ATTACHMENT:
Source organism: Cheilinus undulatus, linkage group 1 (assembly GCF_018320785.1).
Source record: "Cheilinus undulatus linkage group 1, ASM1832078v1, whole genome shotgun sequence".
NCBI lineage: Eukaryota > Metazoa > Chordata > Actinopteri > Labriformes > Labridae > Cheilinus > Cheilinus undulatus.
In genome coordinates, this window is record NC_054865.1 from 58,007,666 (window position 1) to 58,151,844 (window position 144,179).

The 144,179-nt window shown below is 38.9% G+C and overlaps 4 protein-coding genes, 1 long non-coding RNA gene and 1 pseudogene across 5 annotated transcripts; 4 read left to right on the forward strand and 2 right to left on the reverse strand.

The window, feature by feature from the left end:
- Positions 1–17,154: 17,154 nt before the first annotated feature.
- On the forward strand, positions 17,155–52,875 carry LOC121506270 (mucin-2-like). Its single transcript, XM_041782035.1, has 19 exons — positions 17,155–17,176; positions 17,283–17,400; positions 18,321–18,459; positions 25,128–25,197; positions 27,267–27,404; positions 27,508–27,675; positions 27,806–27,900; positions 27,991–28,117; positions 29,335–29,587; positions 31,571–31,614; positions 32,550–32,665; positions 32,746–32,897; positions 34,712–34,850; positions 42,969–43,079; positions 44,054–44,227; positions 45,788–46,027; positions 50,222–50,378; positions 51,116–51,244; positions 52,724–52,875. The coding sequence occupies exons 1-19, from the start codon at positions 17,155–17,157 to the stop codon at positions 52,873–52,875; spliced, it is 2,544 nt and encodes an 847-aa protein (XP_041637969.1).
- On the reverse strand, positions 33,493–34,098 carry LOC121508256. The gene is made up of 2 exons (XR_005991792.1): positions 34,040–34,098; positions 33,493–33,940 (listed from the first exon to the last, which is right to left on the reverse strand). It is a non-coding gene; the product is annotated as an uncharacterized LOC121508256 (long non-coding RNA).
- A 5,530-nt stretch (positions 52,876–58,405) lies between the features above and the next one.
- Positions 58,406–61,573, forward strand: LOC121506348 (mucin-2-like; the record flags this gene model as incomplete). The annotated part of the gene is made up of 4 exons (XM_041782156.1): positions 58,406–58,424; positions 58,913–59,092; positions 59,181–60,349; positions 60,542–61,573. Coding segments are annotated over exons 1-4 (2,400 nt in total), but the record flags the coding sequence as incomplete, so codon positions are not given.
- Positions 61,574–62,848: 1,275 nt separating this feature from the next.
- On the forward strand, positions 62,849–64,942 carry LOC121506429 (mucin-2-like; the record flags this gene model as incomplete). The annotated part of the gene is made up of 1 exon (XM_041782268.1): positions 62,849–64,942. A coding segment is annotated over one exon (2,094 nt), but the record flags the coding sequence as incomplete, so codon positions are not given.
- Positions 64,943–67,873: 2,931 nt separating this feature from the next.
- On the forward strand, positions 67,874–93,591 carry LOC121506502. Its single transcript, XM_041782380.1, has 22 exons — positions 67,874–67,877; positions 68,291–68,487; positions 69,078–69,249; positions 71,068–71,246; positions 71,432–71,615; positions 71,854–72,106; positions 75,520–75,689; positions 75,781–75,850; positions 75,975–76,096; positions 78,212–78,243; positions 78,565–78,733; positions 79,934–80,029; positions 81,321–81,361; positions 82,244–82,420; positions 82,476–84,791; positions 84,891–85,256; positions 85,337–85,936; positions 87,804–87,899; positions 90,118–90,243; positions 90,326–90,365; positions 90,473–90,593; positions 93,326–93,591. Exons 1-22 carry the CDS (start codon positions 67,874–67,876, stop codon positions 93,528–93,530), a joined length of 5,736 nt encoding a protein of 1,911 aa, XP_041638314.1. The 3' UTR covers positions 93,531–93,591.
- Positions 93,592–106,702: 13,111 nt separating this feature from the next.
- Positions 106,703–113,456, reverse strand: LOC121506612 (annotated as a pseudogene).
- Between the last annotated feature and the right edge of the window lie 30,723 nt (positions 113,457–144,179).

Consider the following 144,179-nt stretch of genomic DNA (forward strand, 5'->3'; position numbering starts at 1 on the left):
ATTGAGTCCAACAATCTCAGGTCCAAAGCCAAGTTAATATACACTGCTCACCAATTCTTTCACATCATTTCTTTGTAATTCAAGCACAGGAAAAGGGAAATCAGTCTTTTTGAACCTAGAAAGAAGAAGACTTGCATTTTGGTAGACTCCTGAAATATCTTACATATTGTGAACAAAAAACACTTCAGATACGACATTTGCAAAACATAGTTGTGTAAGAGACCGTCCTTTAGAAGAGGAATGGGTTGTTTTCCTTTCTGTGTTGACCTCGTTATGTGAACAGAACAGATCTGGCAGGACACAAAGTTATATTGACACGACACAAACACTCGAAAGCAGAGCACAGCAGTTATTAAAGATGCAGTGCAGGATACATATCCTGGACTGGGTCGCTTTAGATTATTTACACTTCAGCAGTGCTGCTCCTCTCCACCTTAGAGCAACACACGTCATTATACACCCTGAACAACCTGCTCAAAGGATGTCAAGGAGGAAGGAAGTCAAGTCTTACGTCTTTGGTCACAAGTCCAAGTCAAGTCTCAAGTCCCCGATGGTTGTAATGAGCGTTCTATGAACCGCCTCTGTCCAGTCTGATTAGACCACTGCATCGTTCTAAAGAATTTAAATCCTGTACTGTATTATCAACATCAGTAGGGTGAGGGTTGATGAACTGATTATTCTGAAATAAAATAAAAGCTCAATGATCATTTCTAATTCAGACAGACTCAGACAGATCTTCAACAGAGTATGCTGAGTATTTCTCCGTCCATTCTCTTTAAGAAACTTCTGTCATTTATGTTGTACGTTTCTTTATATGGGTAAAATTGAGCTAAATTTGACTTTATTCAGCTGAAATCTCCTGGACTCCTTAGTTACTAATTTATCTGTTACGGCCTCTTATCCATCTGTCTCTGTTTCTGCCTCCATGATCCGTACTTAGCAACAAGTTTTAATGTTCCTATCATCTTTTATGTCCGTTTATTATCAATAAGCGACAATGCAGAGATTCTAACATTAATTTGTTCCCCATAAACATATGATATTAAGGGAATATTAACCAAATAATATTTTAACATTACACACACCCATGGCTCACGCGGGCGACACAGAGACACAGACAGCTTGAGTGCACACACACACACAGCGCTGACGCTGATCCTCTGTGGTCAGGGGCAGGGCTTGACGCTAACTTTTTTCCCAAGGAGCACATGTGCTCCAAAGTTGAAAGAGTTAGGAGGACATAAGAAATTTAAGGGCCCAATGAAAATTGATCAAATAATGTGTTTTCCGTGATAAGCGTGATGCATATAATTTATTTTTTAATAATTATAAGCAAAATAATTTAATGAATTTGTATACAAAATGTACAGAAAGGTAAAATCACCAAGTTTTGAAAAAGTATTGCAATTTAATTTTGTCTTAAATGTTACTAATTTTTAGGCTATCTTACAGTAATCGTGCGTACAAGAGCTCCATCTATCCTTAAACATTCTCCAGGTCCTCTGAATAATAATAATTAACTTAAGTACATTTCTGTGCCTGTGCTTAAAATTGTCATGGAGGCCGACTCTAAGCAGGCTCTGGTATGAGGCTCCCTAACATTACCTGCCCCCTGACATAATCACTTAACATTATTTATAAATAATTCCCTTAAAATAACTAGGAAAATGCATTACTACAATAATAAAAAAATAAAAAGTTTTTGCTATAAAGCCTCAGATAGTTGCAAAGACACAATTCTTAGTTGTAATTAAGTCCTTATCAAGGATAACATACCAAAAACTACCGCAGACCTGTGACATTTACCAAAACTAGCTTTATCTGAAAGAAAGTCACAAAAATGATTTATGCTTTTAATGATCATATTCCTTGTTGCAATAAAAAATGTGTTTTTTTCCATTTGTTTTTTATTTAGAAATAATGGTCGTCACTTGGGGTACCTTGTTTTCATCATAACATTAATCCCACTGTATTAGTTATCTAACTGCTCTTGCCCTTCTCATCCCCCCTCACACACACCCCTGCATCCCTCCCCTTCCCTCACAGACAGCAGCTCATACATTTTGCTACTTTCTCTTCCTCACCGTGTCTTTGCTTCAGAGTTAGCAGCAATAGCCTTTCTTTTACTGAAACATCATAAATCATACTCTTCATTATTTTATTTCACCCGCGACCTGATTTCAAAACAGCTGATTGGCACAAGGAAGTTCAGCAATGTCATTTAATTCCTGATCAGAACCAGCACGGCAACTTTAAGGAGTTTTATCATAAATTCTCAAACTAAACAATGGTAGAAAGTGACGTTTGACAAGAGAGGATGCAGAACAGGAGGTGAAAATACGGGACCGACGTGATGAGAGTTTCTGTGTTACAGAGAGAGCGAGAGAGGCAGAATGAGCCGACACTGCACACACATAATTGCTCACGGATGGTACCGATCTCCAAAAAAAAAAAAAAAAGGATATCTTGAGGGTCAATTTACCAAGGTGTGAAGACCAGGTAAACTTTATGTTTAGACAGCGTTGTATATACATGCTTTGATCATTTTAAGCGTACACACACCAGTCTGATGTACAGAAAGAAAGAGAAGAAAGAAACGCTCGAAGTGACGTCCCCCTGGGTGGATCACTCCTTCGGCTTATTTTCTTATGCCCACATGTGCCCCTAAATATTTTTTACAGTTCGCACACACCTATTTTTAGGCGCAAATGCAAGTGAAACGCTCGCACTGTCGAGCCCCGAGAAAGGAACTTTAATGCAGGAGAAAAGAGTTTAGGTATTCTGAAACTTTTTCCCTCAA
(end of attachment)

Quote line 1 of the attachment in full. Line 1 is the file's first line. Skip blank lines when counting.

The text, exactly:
Source organism: Cheilinus undulatus, linkage group 1 (assembly GCF_018320785.1).